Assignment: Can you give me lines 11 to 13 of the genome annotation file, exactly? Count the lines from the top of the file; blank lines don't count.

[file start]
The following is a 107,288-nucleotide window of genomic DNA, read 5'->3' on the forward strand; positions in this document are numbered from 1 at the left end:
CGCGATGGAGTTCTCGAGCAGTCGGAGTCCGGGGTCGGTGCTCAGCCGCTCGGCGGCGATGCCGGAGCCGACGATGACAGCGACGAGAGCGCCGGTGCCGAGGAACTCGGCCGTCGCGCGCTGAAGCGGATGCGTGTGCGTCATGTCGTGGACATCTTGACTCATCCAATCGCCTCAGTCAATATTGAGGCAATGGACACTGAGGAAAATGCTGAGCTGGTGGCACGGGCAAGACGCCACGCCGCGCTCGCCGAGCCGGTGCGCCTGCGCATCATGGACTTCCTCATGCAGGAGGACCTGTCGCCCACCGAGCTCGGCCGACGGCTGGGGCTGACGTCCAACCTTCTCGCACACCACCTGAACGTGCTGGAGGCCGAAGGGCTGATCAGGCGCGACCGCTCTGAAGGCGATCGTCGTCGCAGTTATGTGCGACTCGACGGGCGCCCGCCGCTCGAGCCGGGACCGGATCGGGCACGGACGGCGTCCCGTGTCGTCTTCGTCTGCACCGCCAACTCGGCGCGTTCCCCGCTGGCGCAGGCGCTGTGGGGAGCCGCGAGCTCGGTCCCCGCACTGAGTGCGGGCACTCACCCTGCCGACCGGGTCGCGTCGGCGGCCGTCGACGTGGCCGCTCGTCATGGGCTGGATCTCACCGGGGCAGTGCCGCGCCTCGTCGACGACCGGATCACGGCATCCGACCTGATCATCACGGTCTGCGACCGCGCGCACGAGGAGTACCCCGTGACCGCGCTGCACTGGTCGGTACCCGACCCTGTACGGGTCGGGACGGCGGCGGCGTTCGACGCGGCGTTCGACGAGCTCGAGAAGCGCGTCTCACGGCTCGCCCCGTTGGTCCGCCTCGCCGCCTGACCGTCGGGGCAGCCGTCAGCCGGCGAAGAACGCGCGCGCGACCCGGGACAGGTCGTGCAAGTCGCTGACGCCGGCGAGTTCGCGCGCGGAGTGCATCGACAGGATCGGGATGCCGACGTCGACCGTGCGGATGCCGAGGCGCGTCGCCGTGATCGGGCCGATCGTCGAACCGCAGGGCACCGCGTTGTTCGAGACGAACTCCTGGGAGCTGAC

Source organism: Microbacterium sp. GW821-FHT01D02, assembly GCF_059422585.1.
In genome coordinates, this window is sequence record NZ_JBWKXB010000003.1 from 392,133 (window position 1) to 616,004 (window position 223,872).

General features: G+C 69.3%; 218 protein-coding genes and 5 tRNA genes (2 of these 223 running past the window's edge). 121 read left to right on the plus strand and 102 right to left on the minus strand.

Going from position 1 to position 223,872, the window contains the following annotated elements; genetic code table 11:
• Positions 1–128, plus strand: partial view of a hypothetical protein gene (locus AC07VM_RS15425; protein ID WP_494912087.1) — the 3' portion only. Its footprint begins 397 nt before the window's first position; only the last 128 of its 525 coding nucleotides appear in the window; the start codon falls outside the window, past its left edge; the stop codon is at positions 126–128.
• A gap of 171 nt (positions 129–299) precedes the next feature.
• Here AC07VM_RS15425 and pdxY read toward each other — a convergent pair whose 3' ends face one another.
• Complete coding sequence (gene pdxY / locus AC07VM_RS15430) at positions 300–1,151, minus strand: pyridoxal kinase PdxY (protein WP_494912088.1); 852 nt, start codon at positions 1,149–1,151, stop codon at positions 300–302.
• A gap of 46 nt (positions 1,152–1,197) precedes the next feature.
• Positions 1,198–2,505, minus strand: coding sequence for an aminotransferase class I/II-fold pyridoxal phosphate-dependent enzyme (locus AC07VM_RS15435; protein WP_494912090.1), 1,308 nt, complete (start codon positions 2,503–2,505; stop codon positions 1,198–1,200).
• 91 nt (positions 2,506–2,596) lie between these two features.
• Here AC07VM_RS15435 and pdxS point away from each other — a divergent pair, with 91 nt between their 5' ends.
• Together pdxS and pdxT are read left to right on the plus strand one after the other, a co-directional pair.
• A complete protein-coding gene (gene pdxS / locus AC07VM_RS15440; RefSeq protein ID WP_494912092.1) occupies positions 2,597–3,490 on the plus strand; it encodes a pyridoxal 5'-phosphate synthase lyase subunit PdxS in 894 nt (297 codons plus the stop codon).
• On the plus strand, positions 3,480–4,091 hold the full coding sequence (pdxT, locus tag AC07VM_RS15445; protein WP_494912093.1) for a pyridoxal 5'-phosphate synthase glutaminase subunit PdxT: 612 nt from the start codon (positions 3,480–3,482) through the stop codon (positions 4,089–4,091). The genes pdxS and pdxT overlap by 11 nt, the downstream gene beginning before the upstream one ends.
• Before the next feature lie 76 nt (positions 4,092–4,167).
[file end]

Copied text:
• A gap of 46 nt (positions 1,152–1,197) precedes the next feature.
• Positions 1,198–2,505, minus strand: coding sequence for an aminotransferase class I/II-fold pyridoxal phosphate-dependent enzyme (locus AC07VM_RS15435; protein WP_494912090.1), 1,308 nt, complete (start codon positions 2,503–2,505; stop codon positions 1,198–1,200).
• 91 nt (positions 2,506–2,596) lie between these two features.